Tumblr meetup at Fat Cat.
I remember meeting a lot of the people I came to know on Tumblr, in person, this night, I think March 13 in 2008. This was long before Tumblr was much of a thing outside of New York. I spent a lot more time on Tumblr back in those days.
It seems pretty likely that Tumblr, this weekend, is at a turning point.
Tumblr as a product simply stop attempting to evolve over the last couple of years, perhaps by design. Despite that, growth has continued, it’s a massive success in terms of size and scale. It even managed to generate a few million dollars, but not likely enough to sustain itself as a business and I suspect there’s not much runway left to try.
Whatever happens, this place was something special for me, and continues to be for many others. I really enjoyed the time I spent here.
At Bloomberg, reporters could sit at their desks and use a keyboard function to see the last time an official of the Federal Reserve logged on. And the Justice Department obtained the records of The Associated Press from phone companies with no advance notice, giving it no chance to challenge the action. The absence of friction has led to a culture of transgression. Clearly, if it can be known, it will be known. — David Carr, Snooping and the news media: it’s a two way street
A hip-hop tour of Brooklyn
A Most Certain Splendor
A shudder went through Wall Street on Friday after the revelation that Bloomberg News reporters had extracted subscribers’ private information through the company’s ubiquitous data terminals to break news. — Amy Chozick and Ben Protess, Privacy breach on Bloomberg data terminals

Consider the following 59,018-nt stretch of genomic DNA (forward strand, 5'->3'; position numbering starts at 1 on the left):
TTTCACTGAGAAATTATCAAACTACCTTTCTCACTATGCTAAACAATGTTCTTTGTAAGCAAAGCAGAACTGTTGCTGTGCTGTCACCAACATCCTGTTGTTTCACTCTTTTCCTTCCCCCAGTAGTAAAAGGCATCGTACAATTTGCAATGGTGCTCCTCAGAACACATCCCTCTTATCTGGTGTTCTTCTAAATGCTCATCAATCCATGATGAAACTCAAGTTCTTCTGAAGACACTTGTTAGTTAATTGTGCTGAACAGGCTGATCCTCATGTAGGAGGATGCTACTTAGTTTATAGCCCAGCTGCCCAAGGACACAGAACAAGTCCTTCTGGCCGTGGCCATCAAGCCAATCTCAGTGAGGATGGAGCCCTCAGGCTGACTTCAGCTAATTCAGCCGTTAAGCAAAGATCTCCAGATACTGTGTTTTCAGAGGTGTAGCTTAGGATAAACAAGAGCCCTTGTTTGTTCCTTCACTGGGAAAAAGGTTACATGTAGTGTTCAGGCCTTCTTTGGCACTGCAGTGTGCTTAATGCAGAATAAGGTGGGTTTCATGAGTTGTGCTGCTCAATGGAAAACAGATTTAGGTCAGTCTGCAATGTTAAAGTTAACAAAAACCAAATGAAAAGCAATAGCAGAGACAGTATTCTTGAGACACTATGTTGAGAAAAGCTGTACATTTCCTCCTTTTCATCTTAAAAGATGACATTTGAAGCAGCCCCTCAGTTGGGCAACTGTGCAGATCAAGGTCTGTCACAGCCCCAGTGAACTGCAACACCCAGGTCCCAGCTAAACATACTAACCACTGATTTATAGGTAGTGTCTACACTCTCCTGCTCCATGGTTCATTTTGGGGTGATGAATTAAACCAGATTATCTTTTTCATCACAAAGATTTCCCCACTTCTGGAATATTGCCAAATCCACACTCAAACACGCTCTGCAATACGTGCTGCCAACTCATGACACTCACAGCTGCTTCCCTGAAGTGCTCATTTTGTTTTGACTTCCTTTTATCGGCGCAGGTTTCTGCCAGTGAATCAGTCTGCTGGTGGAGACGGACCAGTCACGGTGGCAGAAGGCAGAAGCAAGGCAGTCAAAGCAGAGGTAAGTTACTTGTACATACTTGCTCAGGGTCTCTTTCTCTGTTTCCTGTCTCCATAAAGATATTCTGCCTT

I’ll give you the most logical conclusion kids are ditching Facebook—one that none of the articles I read on the Great Teenage Facebook Exodus mentioned. And the evidence that supports the theory is right there in the Piper Jaffray survey. But first let’s define Facebook.
What is Facebook to most people over the age of 25? It’s a never-ending class reunion mixed with an eternal late-night dorm room gossip session mixed with a nightly check-in on what coworkers are doing after leaving the office. In other words, it’s a place where you go to keep tabs on your friends and acquaintances.
You know what kids call that? School. — Cliff Watson